CLEVELAND -- Some teenagers find a path to trouble while trying to find love and acceptance.
John McGinnis understands that because growing up wasn’t always easy for him.
"In my teenager years, I was a troubled teen,” McGinnis said. “I ran the streets, I caused trouble, I carried guns, I ran with gangs."
It wasn’t until McGinnis found himself in the gym at 18 years old that things turned around.
It’s a similar story with Damien Parker, as an adult tragedy struck before he realized that a child’s life can change in an instant.
"He was in a juvenile facility, named Artwon Oliver,” Parker said. “He was released from the facility against my recommendation and a few weeks later he was murdered in Cleveland Heights."
Both men, now boxing instructors, have decided to use their skills to teach kids before it’s too late.
"We want to give them a positive place where they can strengthen their mind, strengthen their body, do something good with themselves and still have that sense of family,” Parker said.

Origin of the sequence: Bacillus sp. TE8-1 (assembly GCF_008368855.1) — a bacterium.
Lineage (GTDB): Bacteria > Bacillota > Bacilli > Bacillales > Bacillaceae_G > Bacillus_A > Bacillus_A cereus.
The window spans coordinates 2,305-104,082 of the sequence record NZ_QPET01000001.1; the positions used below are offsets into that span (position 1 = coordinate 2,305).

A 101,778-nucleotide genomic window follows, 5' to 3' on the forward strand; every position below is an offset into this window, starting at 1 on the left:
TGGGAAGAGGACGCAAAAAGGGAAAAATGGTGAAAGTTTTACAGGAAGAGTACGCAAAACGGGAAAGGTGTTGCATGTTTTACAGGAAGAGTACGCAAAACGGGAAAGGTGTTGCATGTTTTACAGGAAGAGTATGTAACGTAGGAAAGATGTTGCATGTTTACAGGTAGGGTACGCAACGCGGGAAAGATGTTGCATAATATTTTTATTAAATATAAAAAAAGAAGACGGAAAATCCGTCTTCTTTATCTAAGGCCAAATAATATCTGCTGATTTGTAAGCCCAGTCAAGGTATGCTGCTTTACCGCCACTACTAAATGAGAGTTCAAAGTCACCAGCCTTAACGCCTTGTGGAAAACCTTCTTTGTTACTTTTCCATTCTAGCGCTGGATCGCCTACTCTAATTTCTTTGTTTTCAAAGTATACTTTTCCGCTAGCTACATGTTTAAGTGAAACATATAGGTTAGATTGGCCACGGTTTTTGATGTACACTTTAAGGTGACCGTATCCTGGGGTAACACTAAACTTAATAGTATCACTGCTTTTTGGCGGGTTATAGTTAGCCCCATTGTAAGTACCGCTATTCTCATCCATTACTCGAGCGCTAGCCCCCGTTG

This new program in Cleveland has plans to reach kids who are misunderstood and give them a place to work out their issues.
“Gloves not Guns” is designed to take kids off the street and show them a different way to handle their issues.
"We're going to select two kids, those kids are going to get their training paid for in either boxing or MMA, we'll buy all of their gear,” Parker said. “The goal is to pay for one meal a day per day of training and for transportation.”
"It's all about teaching these kids how to better themselves, not to just become a product of their environment,” McGinnis said.
The anti-violence initiative is as much about self-defense as it is about discipline.
"If they understand what they can actually do to a person, it'll change their thought process as to how they conduct themselves in the street,” McGinnis said.
Their first fundraiser will be on May 14th, Mother’s Day. For information on how to get involved, visit their Facebook page.